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Thursday, October 23, 2014

No More Tears

There comes a day when you realize that your baby is no longer a baby, but a full-blown kid. It hits us differently at different times and at different milestones. It could be the time they use the potty without announcing that they have to pee. It could be the night they sleep in their big kid bed by themselves. It could be the first day of school, not having to wipe a butt, doing a chore with out being asked etc. Whatever it was for you, I am sure it hit you hard. First it was a shock, and then you were proud. Then you were sad, and then you were sentimental. Then I’m sure you boasted to your child how proud you were and told all your friends about it on Facebook.

I’ve been there.

But recently, I’ve noticed something that I’m not proud of that my four year old has started doing. Instead, I’m terribly sad that we’ve reached this point in his life. My oldest doesn’t cry anymore. OK. That’s not totally true. He cries when he gets hurt, like bloody hurt, but that’s it.

I don’t remember the first day it happened, but I had been noticing that when he’s angry or hurt or upset, instead of crying, his eyes well up, he scrunches his mouth and furrows his brows. He clenches his fists and crosses his arms while he holds his breath. Sometimes he lets out a huff or a grunt, but those tears are forced to remain in his eyes.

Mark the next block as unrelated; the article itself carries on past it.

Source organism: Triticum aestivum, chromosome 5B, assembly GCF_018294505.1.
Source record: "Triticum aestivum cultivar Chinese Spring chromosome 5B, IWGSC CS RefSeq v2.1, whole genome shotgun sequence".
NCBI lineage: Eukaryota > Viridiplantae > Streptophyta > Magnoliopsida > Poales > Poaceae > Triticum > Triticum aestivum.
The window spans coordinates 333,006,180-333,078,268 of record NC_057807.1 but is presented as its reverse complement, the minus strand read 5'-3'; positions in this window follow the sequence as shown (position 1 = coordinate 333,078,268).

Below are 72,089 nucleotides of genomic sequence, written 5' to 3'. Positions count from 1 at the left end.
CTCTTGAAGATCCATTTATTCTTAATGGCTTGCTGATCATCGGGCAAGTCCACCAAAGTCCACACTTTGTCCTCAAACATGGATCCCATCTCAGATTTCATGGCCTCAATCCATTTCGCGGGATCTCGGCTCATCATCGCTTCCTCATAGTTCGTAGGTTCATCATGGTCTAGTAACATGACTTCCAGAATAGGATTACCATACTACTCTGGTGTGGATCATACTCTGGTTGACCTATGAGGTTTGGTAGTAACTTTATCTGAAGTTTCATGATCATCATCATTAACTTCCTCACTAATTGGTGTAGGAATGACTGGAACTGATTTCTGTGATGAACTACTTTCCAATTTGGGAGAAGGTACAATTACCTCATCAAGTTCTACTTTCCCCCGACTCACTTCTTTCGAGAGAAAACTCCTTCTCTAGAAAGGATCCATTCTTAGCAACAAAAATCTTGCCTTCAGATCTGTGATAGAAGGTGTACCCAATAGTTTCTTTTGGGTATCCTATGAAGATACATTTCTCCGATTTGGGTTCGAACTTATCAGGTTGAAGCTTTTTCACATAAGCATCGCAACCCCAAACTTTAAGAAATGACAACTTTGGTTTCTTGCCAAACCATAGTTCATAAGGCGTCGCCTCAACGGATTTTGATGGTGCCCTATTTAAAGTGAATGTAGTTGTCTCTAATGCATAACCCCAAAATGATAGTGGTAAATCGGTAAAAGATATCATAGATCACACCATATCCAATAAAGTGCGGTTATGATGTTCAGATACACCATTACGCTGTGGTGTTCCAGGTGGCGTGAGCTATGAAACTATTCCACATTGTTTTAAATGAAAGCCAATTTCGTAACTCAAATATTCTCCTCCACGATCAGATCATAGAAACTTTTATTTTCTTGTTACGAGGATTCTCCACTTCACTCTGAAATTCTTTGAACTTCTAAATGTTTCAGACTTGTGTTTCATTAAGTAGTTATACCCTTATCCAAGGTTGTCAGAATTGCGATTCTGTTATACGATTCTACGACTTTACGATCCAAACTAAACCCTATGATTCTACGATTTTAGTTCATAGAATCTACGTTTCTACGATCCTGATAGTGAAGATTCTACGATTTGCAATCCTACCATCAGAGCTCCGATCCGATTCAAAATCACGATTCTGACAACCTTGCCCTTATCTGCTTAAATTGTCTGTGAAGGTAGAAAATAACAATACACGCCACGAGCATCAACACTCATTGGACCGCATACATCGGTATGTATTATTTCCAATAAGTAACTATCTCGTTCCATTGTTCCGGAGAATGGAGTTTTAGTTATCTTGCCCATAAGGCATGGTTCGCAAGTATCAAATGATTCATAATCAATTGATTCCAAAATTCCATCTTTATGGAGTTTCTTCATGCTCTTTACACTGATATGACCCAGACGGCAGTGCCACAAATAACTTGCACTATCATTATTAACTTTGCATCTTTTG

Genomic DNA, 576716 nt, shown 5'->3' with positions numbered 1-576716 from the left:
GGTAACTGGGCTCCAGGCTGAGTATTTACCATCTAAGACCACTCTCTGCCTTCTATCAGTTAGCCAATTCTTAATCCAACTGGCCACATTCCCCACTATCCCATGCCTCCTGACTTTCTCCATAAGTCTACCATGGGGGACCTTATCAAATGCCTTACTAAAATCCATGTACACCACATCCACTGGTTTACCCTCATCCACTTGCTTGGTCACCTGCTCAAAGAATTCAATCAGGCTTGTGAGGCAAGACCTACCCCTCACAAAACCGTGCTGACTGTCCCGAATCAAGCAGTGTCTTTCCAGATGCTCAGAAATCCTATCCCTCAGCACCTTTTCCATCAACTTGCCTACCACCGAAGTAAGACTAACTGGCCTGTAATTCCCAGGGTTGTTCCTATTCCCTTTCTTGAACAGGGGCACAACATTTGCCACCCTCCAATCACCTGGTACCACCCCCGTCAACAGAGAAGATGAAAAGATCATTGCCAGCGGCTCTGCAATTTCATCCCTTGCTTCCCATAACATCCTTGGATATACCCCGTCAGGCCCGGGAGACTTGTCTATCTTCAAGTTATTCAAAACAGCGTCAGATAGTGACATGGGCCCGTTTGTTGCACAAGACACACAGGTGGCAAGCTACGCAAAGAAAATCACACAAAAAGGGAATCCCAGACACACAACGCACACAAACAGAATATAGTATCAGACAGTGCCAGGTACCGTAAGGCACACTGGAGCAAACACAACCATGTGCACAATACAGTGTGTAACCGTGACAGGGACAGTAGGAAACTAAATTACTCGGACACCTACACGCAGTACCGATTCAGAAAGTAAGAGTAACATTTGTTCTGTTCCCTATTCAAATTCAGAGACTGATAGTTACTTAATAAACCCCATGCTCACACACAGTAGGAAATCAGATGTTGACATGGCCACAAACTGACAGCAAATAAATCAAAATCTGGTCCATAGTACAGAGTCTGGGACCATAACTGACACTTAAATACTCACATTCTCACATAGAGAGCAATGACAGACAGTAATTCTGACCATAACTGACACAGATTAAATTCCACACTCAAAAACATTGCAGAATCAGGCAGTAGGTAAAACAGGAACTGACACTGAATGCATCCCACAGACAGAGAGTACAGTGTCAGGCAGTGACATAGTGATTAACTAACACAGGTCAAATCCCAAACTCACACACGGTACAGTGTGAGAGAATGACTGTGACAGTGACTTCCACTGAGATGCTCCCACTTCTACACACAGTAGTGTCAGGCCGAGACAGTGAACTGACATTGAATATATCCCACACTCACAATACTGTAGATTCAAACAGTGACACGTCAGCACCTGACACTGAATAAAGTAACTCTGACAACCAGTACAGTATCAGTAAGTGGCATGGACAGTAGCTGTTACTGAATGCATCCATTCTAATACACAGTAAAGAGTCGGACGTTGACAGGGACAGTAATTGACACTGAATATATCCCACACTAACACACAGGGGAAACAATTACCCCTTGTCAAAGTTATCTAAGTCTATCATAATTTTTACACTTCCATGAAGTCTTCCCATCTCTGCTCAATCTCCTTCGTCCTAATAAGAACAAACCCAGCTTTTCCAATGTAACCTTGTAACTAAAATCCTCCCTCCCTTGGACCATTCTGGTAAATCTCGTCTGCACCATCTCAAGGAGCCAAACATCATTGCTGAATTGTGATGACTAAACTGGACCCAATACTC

After a few times of this happening, and after he was clearly wronged by his brother a number of times in the same few minutes, I pulled this stiff four year old away from the situation and got down to his level. I asked what was wrong. He didn’t answer right away. Instead, he used his fists to wipe his eyes. He blinked, a lot.

“Hanky, I can see that you are really mad. What happened?”

“Theo……” he stopped. He couldn’t talk. He went back to wiping his eyes with his fists as soon as a tear tried to escape. Fast enough so that maybe I wouldn’t notice.

“Henrik, it’s okay to cry. I cry when I’m really upset. I cry when I’m sad and sometimes, I even cry when I’m happy. It’s OK. Really.”

“I don’t want to cry” he replied.

We never really got to the root of the problem with his brother, and we never really got to talk about the crying thing either. Instead, I pulled him in closer and forced his crossed arms down and gave him a big, long hug. He resisted at first. But I kept hugging. Finally his stiff body started to relax, his arms wrapped around my back and he let out a whimper and a sigh.

It absolutely broke my heart that this four-year-old boy had already learned that crying was not what big boys did. We have never told him that he couldn’t cry. In fact, we’ve been pretty open about emotions and using our words to describe our feelings. We might say, “Stop whining” or “if you are going to cry over not being able to have candy you can go to your room and calm down up there”. But, I guess the latter statement is what caused the problem.